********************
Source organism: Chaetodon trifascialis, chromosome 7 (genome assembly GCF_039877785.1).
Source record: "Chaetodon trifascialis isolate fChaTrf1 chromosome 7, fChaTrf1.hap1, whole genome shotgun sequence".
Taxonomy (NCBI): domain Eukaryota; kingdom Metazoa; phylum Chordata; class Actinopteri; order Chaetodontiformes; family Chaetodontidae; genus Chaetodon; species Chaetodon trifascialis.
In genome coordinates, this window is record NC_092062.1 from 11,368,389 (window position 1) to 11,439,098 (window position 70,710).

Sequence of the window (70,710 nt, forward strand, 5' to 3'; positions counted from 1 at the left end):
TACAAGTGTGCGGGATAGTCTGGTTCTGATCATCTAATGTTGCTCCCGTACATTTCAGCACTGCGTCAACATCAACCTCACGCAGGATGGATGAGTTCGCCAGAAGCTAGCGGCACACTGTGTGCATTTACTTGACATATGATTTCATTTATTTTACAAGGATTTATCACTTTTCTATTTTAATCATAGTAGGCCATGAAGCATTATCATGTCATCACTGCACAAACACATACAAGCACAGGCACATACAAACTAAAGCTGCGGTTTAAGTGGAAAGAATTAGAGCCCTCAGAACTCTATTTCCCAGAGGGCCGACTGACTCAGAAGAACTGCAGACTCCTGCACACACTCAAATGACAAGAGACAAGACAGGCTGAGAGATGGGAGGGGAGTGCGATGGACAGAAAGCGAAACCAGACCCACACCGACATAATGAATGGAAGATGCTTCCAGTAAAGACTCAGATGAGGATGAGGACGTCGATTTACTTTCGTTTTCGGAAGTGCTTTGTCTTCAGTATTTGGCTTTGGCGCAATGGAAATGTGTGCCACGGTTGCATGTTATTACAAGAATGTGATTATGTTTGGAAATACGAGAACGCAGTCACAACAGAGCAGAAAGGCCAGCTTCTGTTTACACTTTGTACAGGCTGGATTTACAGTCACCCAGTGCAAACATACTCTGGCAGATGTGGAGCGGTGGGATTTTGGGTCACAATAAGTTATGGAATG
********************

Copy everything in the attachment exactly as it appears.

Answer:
Source organism: Chaetodon trifascialis, chromosome 7 (genome assembly GCF_039877785.1).
Source record: "Chaetodon trifascialis isolate fChaTrf1 chromosome 7, fChaTrf1.hap1, whole genome shotgun sequence".
Taxonomy (NCBI): domain Eukaryota; kingdom Metazoa; phylum Chordata; class Actinopteri; order Chaetodontiformes; family Chaetodontidae; genus Chaetodon; species Chaetodon trifascialis.
In genome coordinates, this window is record NC_092062.1 from 11,368,389 (window position 1) to 11,439,098 (window position 70,710).

Sequence of the window (70,710 nt, forward strand, 5' to 3'; positions counted from 1 at the left end):
TACAAGTGTGCGGGATAGTCTGGTTCTGATCATCTAATGTTGCTCCCGTACATTTCAGCACTGCGTCAACATCAACCTCACGCAGGATGGATGAGTTCGCCAGAAGCTAGCGGCACACTGTGTGCATTTACTTGACATATGATTTCATTTATTTTACAAGGATTTATCACTTTTCTATTTTAATCATAGTAGGCCATGAAGCATTATCATGTCATCACTGCACAAACACATACAAGCACAGGCACATACAAACTAAAGCTGCGGTTTAAGTGGAAAGAATTAGAGCCCTCAGAACTCTATTTCCCAGAGGGCCGACTGACTCAGAAGAACTGCAGACTCCTGCACACACTCAAATGACAAGAGACAAGACAGGCTGAGAGATGGGAGGGGAGTGCGATGGACAGAAAGCGAAACCAGACCCACACCGACATAATGAATGGAAGATGCTTCCAGTAAAGACTCAGATGAGGATGAGGACGTCGATTTACTTTCGTTTTCGGAAGTGCTTTGTCTTCAGTATTTGGCTTTGGCGCAATGGAAATGTGTGCCACGGTTGCATGTTATTACAAGAATGTGATTATGTTTGGAAATACGAGAACGCAGTCACAACAGAGCAGAAAGGCCAGCTTCTGTTTACACTTTGTACAGGCTGGATTTACAGTCACCCAGTGCAAACATACTCTGGCAGATGTGGAGCGGTGGGATTTTGGGTCACAATAAGTTATGGAATG